Our Little Free Library

Our Little Free Library


By Chana Shapiro
AJT Contributor

A previous attempt at family altruism ended badly. Within one summer month, containers of water, then the cooler in which they were stored, and finally the bench beside the cooler, were all stolen from our front yard. But, undaunted, we still wanted to change the world.

I’d seen a couple of old newspaper kiosks on private lawns, and these receptacles held give-away books. Our family, kids and adults alike, have way too many books, and I now knew a great way to pay our bounty forward. A book distribution center of our own would be perfect for the shady spot where the cooler and bench once stood.

One of the holders I’d spotted looked like a giant birdhouse, with a shingle roof and brass clasp. Another was bright red, with steel sides and a glass door. The former was too fancy, but the latter was ideal. I had to locate an abandoned newspaper stand.

I knew where to look. My favorite thrift store had moved, but the box that held real estate fliers was still there. I kept checking to see if there were current publications in it, anticipating the time that it would be empty or at least without new contents. If it were abandoned, I rationalized that it wouldn’t be stealing to pop it into my trunk. I’d clean it, repaint it, secure the hinges on the glass door and position it on our front lawn.

Someone beat me to it. One day when I stopped by, it was gone. Either the rightful owner had reclaimed it or, as I suspected, another do-gooder had grabbed it. On to Plan B. People tried to find an abandoned stand for me, to no avail, until I got a call from my friend Viky. She’d spotted the perfect thing in a catalog, and it had an official name, Your Little Free Library. It was charming…and new. It cost $250 (plus tax). Even performing mitzvot has a price limit, so I nixed the catalog offering. I decided that being of at least average intelligence, and possessing at least average tools, I could put something together by myself. Word had spread about my plan, and people were dropping off books. Time was of the essence.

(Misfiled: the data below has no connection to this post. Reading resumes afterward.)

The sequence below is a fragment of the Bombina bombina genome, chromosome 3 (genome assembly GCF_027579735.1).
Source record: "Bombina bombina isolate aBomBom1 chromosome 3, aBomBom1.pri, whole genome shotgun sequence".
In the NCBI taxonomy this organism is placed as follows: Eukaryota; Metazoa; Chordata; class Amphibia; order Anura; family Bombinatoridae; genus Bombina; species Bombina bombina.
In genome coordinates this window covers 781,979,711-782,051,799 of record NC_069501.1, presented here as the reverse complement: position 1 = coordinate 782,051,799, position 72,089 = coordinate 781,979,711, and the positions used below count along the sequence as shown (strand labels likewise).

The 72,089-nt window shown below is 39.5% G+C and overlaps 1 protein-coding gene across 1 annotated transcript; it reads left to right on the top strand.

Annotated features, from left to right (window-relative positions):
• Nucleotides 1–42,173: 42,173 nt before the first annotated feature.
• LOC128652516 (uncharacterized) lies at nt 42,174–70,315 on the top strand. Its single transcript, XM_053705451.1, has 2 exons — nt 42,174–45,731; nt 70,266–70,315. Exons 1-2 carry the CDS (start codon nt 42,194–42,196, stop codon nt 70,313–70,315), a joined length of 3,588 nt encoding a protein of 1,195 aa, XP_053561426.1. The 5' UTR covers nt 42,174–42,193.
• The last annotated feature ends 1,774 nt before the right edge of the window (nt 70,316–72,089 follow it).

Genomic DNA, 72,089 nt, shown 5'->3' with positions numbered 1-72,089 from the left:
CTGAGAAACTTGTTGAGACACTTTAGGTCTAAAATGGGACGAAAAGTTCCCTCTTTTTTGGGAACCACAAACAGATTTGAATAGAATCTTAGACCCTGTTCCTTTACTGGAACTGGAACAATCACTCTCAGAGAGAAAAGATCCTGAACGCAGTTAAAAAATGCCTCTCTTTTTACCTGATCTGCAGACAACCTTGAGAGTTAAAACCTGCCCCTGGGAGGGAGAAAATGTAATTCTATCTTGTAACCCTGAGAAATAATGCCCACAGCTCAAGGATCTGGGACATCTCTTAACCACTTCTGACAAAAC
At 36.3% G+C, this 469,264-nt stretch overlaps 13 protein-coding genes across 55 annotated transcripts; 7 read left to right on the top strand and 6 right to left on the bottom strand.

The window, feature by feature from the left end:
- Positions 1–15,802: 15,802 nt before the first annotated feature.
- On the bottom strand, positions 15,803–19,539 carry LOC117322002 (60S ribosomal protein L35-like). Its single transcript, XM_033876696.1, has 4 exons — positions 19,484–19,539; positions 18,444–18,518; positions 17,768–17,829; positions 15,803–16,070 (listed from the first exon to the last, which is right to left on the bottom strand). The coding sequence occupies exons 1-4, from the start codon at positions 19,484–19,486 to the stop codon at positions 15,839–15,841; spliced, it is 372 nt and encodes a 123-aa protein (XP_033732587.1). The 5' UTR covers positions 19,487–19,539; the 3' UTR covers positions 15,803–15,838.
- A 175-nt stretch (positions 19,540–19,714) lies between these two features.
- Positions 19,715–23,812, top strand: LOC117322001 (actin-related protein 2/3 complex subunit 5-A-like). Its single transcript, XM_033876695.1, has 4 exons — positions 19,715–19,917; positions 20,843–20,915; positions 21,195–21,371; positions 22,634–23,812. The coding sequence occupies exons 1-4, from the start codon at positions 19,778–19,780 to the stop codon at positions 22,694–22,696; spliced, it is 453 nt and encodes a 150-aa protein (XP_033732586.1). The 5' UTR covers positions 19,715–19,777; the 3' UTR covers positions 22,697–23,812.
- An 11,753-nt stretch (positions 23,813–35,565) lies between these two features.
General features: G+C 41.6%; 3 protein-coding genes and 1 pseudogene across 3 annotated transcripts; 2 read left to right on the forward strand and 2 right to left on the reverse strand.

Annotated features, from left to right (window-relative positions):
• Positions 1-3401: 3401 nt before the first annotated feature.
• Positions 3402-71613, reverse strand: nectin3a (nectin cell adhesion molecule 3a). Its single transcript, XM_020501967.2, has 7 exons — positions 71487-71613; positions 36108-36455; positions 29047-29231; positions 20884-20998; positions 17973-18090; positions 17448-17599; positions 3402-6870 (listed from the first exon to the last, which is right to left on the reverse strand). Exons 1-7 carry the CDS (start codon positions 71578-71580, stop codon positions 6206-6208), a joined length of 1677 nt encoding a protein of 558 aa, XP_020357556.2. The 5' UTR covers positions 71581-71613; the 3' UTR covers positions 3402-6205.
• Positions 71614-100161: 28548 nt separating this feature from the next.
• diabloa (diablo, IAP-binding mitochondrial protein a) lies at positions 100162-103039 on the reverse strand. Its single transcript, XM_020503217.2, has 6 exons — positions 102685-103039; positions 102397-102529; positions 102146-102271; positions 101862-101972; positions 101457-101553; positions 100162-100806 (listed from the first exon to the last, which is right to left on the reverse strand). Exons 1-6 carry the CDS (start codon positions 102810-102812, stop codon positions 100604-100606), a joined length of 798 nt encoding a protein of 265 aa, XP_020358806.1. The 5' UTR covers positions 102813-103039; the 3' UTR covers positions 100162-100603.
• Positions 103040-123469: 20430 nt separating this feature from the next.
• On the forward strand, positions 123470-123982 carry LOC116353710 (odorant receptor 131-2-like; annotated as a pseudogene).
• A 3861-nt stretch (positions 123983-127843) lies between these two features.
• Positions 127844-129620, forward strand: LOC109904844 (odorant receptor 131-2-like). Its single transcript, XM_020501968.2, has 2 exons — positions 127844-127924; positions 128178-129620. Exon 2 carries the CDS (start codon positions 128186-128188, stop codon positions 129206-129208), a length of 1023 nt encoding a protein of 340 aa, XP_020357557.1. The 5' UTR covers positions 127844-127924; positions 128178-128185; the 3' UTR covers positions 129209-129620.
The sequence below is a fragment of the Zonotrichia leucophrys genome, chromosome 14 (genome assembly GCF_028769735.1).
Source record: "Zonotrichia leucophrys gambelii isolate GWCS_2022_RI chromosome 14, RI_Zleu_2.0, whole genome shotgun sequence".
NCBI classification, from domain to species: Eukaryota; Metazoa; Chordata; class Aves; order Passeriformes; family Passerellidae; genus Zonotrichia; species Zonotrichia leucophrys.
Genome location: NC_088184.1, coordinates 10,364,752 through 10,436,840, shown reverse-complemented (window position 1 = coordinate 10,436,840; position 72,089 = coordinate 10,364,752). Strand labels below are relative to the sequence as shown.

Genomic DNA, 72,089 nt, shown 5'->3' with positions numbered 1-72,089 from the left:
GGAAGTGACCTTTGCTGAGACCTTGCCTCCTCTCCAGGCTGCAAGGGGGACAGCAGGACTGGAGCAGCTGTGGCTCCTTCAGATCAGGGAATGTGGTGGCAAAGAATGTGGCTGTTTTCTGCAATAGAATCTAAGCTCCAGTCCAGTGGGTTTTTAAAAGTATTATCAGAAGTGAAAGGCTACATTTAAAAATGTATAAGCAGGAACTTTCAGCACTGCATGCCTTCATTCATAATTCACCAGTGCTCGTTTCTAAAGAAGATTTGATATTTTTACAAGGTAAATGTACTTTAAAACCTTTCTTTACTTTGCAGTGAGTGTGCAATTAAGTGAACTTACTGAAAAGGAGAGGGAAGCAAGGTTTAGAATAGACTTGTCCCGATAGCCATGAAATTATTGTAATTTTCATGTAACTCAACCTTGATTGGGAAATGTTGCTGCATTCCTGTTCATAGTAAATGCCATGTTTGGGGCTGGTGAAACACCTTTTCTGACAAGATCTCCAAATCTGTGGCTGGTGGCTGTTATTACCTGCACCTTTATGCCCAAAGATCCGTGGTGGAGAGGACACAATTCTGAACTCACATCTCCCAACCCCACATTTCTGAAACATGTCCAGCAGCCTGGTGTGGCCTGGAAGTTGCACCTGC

I bought a lidded wooden chest for $49 (plus tax) and planned to turn the chest on its side, so that the lid could serve as a door. I needed to locate a stand for it, arrange books inside and get started.

I went into our basement to find a base. There I bumped into a wooden box with a hinged lid. Unfortunately, it was holding beloved Care Bears I’d been instructed never to give away. But the teetering stack of books in our carport trumped my vow to our granddaughter. I stuffed the bears into a big bag. Community versus family…you be the judge. A battered kitchen stool lay nearby. I now had everything I needed. I returned the box I’d bought, used what I had and set it up. Just call me Hammerin’ Chana.

Every day I assessed the box’s contents, but much to my chagrin, my sneaky neighbors were adding books instead of taking them. Optimism was waning, and it looked like the Care Bears were going home.

Then one Shabbat afternoon I was taking my ease in the backyard. My husband came out to tell me that a young man wanted to ask me something. Young was right—the kid was six-years-old.

“Are those books to borrow or keep?” he asked.

“Keep.” “How many can I take?”

“As many as you want.” Hallelujah! I knew how Jews will feel when the Messiah finally arrives.

The child and I ran to the front yard where his mother and brother were waiting. “I can have as many as I want!” he shouted.

Before his mother could tackle him or his sibling, the boys had gathered a dozen volumes. I was ecstatic.

“You’ll have to carry all those books yourselves,” she warned.

My customer turned to me. “I’ll need a carton,” he stated.

“I don’t have a carton,” I answered. “Let’s get a couple of special bags.”

“Can we keep the bags?” “Yes, indeed,” I answered. “In fact, here are two more, just in case.” I remembered how the relieved Egyptians gave the Jews gold and silver upon their exodus.

My six-year-old catalyst did the trick, and business picked up. I did my part as the self-appointed steward of a community resource, monitoring the inventory. Last week I noticed that the Little Free Library held mostly mediocre books. This was unacceptable, and I had to take action. On to Plan C.

I drove to a house that had a Little Free Library. I checked its contents, then knocked on the door. A smiling woman appeared. “I like your polkadot car,” she laughed. Cheered by her amity, I didn’t correct her by pointing to the flowers among the polka dots. I’d found a kindred spirit, and you know how rare that is.

“We both have Little Free Libraries,” I began. “I see that you, too, have mostly mediocre books because the best books go fast, right?” She nodded. “I have a load of mediocre books in my car,” I continued. “Let’s switch because our readers might have different tastes. I’ll sweeten the pot with an Evanovitch and a Grafton.”

As we made the exchange, my partner in altruism threw in a Silva and Regan, noting, “There are flowers on your car. Cool! Come again!”

“Will do!” I agreed. Passing homeless people on the way home, I considered giving them books from my stash, but didn’t. There are still people on earth – and I often worry about this – who need food more than words. Aren’t you and I blessed to have both?

Chana Shapiro invites her readers to stop by. She’ll give you a snack and a nice bag for your books (see above.)

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